The former Publicis chief executive, who stepped down last year after 30 years, said optimism had grown because of expectations that global growth would be close to 4% this year.
Speaking to Bloomberg TV at Davos, Lévy explained: "If you look at the global growth that we are expecting, we are close to four per cent, a number that we have not changed since 2007. So, it’s 2007, 10 years, that we have not had such a growth.
"In the US, according to [president] Trump yesterday, he is expecting to have more than 3% and is pushing to get something in the region of 3.5% to 4%. If this is going to happen, this will certainly fuel a lot of investment in marketing and sales."
This is despite the correlation between growth and adspend being "broken" in recent years, due to digital disruption and the financial crisis aftermath, Lévy said.
"These rules have been broken a few years ago, thanks to digital, and also to the crisis. And also, to the problems advertisers are facing with pressure from activists, pressure from retail, pressure from e-commerce, etc," Lévy added. "So, this rule is no longer applicable as it was. Nevertheless, there are some kind of correlation. And the fact that growth is back, advertising should go up. That’s clear. And we expect advertising market to grow up."
Lévy said he was also part of a group of "40 to 50" business leaders who attended a dinner with US president Donald Trump, whom he described as "a showman" and "fantastic".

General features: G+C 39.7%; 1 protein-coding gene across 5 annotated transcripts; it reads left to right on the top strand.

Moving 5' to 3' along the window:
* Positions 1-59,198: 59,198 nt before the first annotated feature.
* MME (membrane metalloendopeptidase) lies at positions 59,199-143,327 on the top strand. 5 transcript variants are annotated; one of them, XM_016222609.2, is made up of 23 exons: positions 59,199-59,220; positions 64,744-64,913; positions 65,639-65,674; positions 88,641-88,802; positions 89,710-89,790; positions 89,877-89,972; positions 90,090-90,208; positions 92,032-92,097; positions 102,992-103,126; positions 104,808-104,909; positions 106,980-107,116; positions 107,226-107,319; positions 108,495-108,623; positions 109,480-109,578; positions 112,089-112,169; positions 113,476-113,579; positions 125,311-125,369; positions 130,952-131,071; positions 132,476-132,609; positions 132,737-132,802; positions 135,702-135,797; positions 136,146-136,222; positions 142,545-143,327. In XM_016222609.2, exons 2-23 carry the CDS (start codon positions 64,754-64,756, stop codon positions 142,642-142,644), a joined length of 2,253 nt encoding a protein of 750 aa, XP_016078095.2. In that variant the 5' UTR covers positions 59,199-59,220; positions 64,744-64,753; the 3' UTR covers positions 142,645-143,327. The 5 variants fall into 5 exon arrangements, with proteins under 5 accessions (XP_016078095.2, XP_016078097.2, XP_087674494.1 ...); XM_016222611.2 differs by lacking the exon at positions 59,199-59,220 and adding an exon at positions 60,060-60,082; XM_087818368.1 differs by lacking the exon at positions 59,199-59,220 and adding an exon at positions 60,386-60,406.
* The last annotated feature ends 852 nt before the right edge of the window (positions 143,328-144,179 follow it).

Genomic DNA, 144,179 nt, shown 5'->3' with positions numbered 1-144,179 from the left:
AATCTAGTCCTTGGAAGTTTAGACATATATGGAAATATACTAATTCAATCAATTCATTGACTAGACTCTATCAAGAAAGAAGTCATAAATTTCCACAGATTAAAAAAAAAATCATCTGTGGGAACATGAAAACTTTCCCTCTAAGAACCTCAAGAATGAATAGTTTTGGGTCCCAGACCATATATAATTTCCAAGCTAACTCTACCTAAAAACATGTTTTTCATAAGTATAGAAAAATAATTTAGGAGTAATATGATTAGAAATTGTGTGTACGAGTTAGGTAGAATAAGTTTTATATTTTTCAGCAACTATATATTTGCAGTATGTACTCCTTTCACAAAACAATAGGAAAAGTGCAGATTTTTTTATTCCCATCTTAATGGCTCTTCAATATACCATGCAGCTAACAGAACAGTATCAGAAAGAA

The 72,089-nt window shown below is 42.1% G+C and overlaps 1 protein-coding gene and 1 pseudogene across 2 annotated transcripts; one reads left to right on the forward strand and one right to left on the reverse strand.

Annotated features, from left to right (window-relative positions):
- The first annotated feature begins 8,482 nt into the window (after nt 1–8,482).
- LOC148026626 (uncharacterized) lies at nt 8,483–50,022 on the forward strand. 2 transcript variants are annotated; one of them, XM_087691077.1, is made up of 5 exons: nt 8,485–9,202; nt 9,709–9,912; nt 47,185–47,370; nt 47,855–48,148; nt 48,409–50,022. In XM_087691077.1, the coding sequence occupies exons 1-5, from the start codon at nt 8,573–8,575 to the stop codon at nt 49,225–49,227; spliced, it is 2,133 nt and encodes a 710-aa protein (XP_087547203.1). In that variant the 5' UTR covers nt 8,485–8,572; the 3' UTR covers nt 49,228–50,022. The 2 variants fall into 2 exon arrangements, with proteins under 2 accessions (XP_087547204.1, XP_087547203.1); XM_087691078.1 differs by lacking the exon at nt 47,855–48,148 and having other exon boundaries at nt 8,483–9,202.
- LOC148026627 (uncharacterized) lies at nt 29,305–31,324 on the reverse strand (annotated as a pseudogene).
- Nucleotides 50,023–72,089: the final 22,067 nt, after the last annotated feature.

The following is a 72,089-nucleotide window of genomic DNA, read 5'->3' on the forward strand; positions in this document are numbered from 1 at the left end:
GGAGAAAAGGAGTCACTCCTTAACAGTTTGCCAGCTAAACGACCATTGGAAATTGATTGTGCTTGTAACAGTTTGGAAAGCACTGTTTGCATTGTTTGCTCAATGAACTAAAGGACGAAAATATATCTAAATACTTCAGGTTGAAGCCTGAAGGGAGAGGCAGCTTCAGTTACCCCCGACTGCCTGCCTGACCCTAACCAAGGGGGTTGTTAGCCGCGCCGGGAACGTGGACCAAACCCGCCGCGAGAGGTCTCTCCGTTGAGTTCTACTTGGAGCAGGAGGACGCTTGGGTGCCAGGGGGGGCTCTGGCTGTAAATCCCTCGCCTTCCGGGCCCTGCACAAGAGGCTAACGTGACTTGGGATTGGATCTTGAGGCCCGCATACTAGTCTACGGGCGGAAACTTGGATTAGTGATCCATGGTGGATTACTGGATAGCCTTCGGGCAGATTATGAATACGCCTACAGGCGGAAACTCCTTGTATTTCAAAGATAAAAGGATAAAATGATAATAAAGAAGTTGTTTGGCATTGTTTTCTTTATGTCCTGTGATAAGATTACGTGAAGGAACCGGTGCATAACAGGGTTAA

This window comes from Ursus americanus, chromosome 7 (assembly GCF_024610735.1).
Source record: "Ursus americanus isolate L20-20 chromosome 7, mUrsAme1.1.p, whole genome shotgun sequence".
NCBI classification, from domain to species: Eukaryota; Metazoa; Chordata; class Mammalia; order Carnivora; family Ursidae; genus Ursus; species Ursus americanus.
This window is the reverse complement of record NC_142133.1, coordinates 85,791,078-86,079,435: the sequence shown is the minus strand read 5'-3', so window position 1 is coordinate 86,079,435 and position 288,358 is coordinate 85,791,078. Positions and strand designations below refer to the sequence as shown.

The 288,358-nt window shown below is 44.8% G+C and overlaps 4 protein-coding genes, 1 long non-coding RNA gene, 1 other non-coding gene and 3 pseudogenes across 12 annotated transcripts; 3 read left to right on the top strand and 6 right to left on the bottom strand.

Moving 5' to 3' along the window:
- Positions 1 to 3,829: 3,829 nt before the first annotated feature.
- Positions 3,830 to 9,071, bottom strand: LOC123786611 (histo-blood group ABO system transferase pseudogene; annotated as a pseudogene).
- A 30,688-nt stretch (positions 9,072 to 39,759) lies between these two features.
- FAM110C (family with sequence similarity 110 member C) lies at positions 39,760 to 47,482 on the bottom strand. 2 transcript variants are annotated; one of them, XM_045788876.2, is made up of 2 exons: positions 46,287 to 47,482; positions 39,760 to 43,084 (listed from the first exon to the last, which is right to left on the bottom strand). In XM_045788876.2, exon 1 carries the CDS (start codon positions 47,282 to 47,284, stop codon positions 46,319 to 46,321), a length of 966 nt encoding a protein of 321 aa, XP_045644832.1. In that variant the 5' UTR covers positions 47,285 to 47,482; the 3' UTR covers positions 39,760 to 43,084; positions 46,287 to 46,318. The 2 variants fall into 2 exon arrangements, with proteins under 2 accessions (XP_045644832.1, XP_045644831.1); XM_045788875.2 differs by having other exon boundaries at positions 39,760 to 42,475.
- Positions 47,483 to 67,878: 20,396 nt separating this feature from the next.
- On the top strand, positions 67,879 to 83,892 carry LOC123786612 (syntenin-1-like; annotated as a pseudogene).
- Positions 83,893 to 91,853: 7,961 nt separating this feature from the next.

"…I’m just trying to say, he was owning the room yesterday. We were, I don’t know, 40, 50 people in the room, all CEOs. He did a fantastic job at owning the room. To say that he is quite good at communicating is I think obvious and everyone knows that."
However, the 75-year-old would not be drawn on whether his successor Arthur Sadoun will stick to the targets set by Lévy when he vacated the chief executive role last June.
Sadoun approved the strategy to move the group closer to digital consulting but has not endorsed 2018 targets which included an operating margin of 17.3% to 19.3%, Reuters reported last year.
Lévy said: "We are in the quiet period now. So, I’m sorry, there is nothing I can say. But what I can tell you that I’m extremely pleased with the choice which has been made… I think that we are going to surprise a little bit of the market."